Deron Williams and the Brooklyn Nets lost to their borough rivals, the Knicks, last night in exciting fashion (Jason Kidd‘s play has been particularly timeless in New York), and they’ve fallen off after their hot start to the season, losing their last five, after winning five straight before that. The Nets fortunes can be partially tied to their superstar point guard, Williams. Last night he had 18 points and 10 assists, but he shot just 6-for-16 from the field and an abysmal 1-for-6 from three-point territory. He’s – again – shooting at a career-low this season, but it’s not really the anomaly some Williams defenders are claiming. He’s struggled mightily since coming to the East, and it’s worth wondering whether he’s still the All-Star point guard the Nets thought they were getting when they signed him to a max deal this summer.
When the then New Jersey Nets traded for Deron Williams in February of 2011, it was meant as a consolation prize for missing out on Carmelo Anthony, who had told Denver brass he would only agree to be traded to the two New York-based teams (and he probably would have only said the Knicks if the Nets weren’t headed to Brooklyn). This past offseason, the Nets’ acquisition of Joe Johnson convinced Williams to stay with them as they moved to Brooklyn; except, since he’s come east, his play has dropped off faster than Deron can say, “Man, I sorta miss Carlos Boozer.”
After being traded away from Utah past the midway point of the 2010-11 season, Williams shot under 35 percent in the 12 games he appeared in for the Nets before being deactivated to rest his janky right wrist. Earlier in the year, when he was still with Utah, he had shot over 45 percent, but that dropped almost the moment he came to Jersey. Williams kept playing with the banged-up wrist because the Nets were – speciously, at least – in playoff contention. You could make the claim it was the wrist that was affecting his shooting, since it was on his shooting hand, but after a full summer to recuperate, Williams again struggled last year in a strike and injury-shortened 55 games for New Jersey. He shot under 41 percent from the field, the lowest of his career… until this year, at least.
After last night’s 6-for-16 stink-fest that saw Williams miss five three-pointers, a couple of which would have come in handy late in their loss to the Knicks, Williams is shooting 39.1 percent from the floor this season. That’s his new career-low if the season ended today. If you look at Williams’ shooting graphics above which show his last full season in Utah, his full season in New Jersey last year, and this season, you’ll see that he’s not really struggling to finish in the restricted area. It’s more his outside shot – including the midrange jumper that Jeremy Lin‘s been struggling to find again in Houston. Williams’ three-point shooting is also a problem. For his career, he’s around the league mean, with a 34.7 percent career mark. But after dipping slightly below that last year, at 33.6 percent, he’s now shooting the lowest of his career, averaging a paltry 27.8 percent through the season’s first quarter. But it’s not just Williams’ shooting that’s suffered since moving to the New York area. He’s not distributing the ball like he did earlier in his career in Utah, either.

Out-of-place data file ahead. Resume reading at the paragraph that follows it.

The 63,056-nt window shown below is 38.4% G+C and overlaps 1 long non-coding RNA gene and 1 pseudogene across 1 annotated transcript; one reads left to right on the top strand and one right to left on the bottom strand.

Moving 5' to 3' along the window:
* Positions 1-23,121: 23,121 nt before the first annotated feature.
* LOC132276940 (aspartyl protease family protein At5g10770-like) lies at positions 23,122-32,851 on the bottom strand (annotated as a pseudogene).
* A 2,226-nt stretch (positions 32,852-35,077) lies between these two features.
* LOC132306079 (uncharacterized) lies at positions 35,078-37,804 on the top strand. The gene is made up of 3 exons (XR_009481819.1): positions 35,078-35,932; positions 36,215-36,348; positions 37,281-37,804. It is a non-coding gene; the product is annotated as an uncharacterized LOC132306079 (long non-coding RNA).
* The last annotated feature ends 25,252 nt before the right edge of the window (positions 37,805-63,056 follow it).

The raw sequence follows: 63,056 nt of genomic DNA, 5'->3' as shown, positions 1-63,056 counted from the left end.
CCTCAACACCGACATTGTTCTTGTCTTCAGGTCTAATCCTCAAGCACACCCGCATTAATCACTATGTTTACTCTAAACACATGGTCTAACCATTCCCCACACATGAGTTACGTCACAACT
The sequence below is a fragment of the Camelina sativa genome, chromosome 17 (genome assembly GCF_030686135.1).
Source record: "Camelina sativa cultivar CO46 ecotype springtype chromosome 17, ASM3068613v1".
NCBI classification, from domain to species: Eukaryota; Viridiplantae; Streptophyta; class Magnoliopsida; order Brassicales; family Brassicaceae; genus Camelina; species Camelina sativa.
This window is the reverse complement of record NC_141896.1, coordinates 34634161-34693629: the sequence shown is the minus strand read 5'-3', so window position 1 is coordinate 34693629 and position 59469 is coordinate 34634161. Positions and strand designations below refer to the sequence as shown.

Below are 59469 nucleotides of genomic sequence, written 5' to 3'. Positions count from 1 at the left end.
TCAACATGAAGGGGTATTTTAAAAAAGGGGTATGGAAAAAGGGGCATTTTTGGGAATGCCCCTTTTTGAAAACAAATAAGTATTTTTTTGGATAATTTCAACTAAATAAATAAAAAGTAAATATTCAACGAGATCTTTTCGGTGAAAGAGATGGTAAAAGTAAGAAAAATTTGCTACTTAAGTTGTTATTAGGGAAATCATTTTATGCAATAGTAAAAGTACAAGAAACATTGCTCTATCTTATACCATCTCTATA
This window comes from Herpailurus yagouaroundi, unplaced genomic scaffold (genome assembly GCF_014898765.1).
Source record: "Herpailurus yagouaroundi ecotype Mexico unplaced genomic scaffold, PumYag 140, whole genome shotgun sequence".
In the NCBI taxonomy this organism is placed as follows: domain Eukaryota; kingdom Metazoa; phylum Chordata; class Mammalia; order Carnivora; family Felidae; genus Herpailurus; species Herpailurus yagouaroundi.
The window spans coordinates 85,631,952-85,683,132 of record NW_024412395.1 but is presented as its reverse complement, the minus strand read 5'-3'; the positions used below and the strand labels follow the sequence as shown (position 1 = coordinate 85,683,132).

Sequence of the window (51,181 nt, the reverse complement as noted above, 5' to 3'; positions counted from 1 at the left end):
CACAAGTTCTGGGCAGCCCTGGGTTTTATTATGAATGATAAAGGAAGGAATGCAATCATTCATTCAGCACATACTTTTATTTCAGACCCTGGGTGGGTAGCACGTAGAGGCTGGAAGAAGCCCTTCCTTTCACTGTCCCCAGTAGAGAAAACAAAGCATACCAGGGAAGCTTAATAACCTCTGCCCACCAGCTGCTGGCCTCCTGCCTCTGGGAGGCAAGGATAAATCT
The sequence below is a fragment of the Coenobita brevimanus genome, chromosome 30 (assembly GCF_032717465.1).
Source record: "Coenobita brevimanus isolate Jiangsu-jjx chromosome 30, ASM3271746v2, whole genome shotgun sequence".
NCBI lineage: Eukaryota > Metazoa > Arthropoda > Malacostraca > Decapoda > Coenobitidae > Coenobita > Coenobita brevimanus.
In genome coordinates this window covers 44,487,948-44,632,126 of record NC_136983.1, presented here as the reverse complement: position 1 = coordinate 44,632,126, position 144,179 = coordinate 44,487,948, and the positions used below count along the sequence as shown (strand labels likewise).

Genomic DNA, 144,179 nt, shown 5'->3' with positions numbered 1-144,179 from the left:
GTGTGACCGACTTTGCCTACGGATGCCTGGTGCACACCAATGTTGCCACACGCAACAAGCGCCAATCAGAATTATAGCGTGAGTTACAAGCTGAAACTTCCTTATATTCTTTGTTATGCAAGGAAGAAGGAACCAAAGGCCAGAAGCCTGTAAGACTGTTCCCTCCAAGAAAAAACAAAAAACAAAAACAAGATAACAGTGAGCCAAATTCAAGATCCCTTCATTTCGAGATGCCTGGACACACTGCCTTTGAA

Starting in Williams’ third year in Utah, he averaged double figure assists over four consecutive seasons, through the 2010-11 campaign when he was traded to New Jersey. In fact, he actually averaged 12.8 dimes a game in the 12 games he started for New Jersey in 2011. But last season, his assist average dipped to the lowest it’s been since his rookie campaign. He averaged only 8.7 assists per game. Now while that’s not bad for the vast majority of NBA point guards, it’s not quite up to Williams’ numbers in Utah. This season, he’s again under nine assists a game through last night’s loss at home, averaging about what he did last year.
It’s important to note that Williams has never played with an off-guard the caliber of Joe Johnson. Not that Johnson is exactly wowing us this year with 16 points a game, 41 percent shooting, and 35 percent from three, but sharing the ball with another ballhandler should alleviate some of Williams’ offensive workload and help him be more efficient. Instead it’s gone the other way. Yes, Brook Lopez has been out for a few games, and he’s been dominant on the offensive side of the ball this season, but Williams’ struggles have come even with Lopez in the lineup.
Deron Williams is only 28 years old, the prime for most NBA basketball players. So why do all signs point to a dip in his play that is increasingly looking permanent?
What’s wrong with Deron Williams?
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